Featured Research

from universities, journals, and other organizations

Scientists help define structure of exoplanets

Date:
February 1, 2012
Source:
DOE/Lawrence Livermore National Laboratory
Summary:
Using models similar to those used in weapons research, scientists may soon know more about exoplanets, those objects beyond the realm of our solar system. Astronomers have come up with new methods for deriving and testing the equation of state of matter in exoplanets and figured out the mass-radius and mass-pressure relations for materials relevant to planetary interiors.

The planet GJ 1214b, shown here in an artist's conception with two hypothetical moons, orbits a "red dwarf" star 40 light-years away from Earth.
Credit: Center for Astrophysics/David Aguilar

Using models similar to those used in weapons research, scientists may soon know more about exoplanets, those objects beyond the realm of our solar system.

In a new study, Lawrence Livermore National Laboratory scientists and collaborators came up with new methods for deriving and testing the equation of state (EOS) of matter in exoplanets and figured out the mass-radius and mass-pressure relations for materials relevant to planetary interiors.

Astronomers started detecting exoplanets 18 years ago and more than 700 have been found so far, the vast majority within the last two years. Interest is now growing in the structure and atmospheres of these worlds.

New equation-of-state work helps interpret the structure of exoplanets. As there is a minimal amount of data in each exoplanet observation, interpretation of their composition and structure depends largely on comparing their mass and radius with the composition expected given the distance from their parent star. The makeup implies a mass-radius relation, which relies heavily on EOS calculated from electronic structure theory and measured experimentally on Earth.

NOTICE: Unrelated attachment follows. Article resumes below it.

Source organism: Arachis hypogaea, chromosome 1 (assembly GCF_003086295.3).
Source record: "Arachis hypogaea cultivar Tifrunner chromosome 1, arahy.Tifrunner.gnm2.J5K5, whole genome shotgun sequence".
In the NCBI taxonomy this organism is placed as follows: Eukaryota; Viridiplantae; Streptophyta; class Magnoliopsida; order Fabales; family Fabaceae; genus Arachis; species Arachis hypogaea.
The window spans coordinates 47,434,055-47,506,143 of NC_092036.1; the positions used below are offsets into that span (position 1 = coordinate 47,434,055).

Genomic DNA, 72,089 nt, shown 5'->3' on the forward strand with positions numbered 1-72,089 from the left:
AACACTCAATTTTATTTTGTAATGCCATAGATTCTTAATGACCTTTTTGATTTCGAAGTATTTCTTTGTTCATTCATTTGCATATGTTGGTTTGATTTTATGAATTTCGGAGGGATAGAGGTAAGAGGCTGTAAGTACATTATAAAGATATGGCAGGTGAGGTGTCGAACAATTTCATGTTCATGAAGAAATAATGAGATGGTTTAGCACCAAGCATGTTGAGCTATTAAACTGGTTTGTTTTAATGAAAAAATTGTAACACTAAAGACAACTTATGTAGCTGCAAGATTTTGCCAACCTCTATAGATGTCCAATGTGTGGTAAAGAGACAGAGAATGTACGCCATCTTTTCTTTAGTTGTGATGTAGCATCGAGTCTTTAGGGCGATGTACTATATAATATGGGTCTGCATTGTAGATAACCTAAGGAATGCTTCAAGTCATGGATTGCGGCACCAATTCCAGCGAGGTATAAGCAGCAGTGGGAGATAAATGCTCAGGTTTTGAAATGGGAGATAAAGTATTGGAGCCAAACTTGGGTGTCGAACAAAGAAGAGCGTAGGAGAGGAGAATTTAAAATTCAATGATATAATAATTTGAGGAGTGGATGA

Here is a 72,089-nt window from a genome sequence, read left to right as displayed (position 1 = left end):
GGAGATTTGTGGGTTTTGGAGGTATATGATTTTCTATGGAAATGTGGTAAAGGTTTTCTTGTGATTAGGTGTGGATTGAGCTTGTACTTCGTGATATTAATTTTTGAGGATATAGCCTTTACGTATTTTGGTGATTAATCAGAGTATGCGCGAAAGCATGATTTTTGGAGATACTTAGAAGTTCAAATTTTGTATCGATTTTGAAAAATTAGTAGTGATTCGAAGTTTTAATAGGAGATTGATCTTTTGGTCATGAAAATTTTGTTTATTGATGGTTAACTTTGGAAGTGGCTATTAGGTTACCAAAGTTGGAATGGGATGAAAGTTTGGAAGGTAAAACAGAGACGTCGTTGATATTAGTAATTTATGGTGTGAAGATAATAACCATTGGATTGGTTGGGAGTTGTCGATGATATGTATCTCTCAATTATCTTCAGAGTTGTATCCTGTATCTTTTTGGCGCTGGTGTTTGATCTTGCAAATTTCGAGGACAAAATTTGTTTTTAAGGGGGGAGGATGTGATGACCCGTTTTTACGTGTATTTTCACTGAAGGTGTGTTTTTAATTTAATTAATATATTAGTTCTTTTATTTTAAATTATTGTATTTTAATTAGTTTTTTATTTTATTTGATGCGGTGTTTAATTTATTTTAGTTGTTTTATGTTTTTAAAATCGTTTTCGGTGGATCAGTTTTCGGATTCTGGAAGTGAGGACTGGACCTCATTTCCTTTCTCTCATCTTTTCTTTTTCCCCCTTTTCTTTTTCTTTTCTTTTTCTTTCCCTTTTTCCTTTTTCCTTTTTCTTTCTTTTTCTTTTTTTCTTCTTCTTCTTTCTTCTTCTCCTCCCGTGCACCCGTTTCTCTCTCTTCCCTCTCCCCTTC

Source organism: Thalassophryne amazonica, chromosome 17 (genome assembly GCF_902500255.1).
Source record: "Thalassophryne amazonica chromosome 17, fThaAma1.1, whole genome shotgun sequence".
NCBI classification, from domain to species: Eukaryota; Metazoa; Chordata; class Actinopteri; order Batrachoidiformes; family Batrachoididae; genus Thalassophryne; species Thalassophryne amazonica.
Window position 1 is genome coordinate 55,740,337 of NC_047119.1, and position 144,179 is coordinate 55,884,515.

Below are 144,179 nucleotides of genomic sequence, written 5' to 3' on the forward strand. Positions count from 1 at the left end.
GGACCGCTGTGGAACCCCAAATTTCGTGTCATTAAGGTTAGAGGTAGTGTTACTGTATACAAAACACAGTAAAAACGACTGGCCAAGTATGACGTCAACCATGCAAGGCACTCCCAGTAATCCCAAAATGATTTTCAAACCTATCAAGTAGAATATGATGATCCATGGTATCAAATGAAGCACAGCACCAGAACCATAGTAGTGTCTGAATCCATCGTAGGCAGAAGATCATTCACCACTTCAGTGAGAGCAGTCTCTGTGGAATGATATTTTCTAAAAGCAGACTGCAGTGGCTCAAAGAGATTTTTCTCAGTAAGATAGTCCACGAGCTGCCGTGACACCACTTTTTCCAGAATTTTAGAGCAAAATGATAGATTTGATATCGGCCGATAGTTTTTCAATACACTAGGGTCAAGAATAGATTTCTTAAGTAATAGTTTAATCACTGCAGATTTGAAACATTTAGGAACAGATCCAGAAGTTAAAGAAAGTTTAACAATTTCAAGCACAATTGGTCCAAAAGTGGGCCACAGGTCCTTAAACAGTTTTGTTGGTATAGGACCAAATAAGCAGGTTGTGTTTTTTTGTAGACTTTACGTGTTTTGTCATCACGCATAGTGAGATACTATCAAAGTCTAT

In the new research, lead Laboratory scientist Damian Swift, along with LLNL colleagues Jon Eggert, Damien Hicks, Sebastien Hamel, Kyle Caspersen, Eric Schwegler and Rip Collins, compared their modeling results with the observed masses and radii of exoplanets. Their results broadly support recent assumptions about the structures of exoplanets but can now take advantage of the accurate EOS models and data produced at Livermore.

"Current theoretical techniques for calculating electronic structures can predict EOS relevant to planetary interiors," Swift said. "But we still need experimental validation of these calculations; something that can now be done at the National Ignition Facility (NIF)."

LLNL's National Ignition Facility is the world's largest laser designed to perform research on national security, fusion experimentation and basic science, such as astrophysics.

The team made specific predictions for notable exoplanets having earth-like, rocky, icy compositions, with planetary center pressures ranging from 8 to 19,000 Mbar (8 million to 1.9 billion atmospheres of pressure).

"We have a project to measure material properties up to billions of atmospheres on NIF. We will eventually exceed the highest pressures investigated in the very small number of previous experiments using underground nuclear tests, which reached far above pressures that can be explored with other techniques currently available," Swift said.

Placing constraints on the structure of exoplanets requires accurate information about the compressibility of relevant compositions of matter, including iron alloys, silicates, and ices, under extreme conditions of pressure and temperature.

"This sets the record straight and presents a survey of exoplanet structure information using material properties generated for, and validated using, experimental capabilities at the national labs," Swift said.

Other collaborators include the University of Rostock and the University of Edinburgh. The research recently appeared in The Astrophysical Journal.